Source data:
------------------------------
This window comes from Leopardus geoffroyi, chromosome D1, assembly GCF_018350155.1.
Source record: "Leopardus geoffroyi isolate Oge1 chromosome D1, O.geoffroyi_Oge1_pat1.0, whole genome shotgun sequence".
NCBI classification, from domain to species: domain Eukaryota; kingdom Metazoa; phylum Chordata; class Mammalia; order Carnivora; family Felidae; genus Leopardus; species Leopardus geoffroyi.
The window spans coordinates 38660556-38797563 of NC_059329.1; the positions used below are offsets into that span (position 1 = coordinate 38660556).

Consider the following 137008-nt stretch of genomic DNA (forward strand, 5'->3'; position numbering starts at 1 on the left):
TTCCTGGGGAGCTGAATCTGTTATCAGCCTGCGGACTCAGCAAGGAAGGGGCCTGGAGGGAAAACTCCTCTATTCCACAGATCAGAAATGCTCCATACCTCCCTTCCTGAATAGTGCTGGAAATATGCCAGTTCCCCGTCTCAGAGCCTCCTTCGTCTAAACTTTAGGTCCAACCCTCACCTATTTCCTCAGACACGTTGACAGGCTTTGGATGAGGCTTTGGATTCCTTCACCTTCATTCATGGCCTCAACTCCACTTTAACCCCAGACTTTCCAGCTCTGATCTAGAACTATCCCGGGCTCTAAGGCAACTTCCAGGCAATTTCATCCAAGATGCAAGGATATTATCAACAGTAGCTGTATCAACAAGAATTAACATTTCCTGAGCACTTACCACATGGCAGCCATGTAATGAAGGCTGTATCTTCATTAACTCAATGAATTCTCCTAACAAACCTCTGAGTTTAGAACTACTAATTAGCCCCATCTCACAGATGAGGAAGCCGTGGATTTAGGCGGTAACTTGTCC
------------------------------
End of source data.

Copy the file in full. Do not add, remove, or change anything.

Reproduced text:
This window comes from Leopardus geoffroyi, chromosome D1, assembly GCF_018350155.1.
Source record: "Leopardus geoffroyi isolate Oge1 chromosome D1, O.geoffroyi_Oge1_pat1.0, whole genome shotgun sequence".
NCBI classification, from domain to species: domain Eukaryota; kingdom Metazoa; phylum Chordata; class Mammalia; order Carnivora; family Felidae; genus Leopardus; species Leopardus geoffroyi.
The window spans coordinates 38660556-38797563 of NC_059329.1; the positions used below are offsets into that span (position 1 = coordinate 38660556).

Consider the following 137008-nt stretch of genomic DNA (forward strand, 5'->3'; position numbering starts at 1 on the left):
TTCCTGGGGAGCTGAATCTGTTATCAGCCTGCGGACTCAGCAAGGAAGGGGCCTGGAGGGAAAACTCCTCTATTCCACAGATCAGAAATGCTCCATACCTCCCTTCCTGAATAGTGCTGGAAATATGCCAGTTCCCCGTCTCAGAGCCTCCTTCGTCTAAACTTTAGGTCCAACCCTCACCTATTTCCTCAGACACGTTGACAGGCTTTGGATGAGGCTTTGGATTCCTTCACCTTCATTCATGGCCTCAACTCCACTTTAACCCCAGACTTTCCAGCTCTGATCTAGAACTATCCCGGGCTCTAAGGCAACTTCCAGGCAATTTCATCCAAGATGCAAGGATATTATCAACAGTAGCTGTATCAACAAGAATTAACATTTCCTGAGCACTTACCACATGGCAGCCATGTAATGAAGGCTGTATCTTCATTAACTCAATGAATTCTCCTAACAAACCTCTGAGTTTAGAACTACTAATTAGCCCCATCTCACAGATGAGGAAGCCGTGGATTTAGGCGGTAACTTGTCC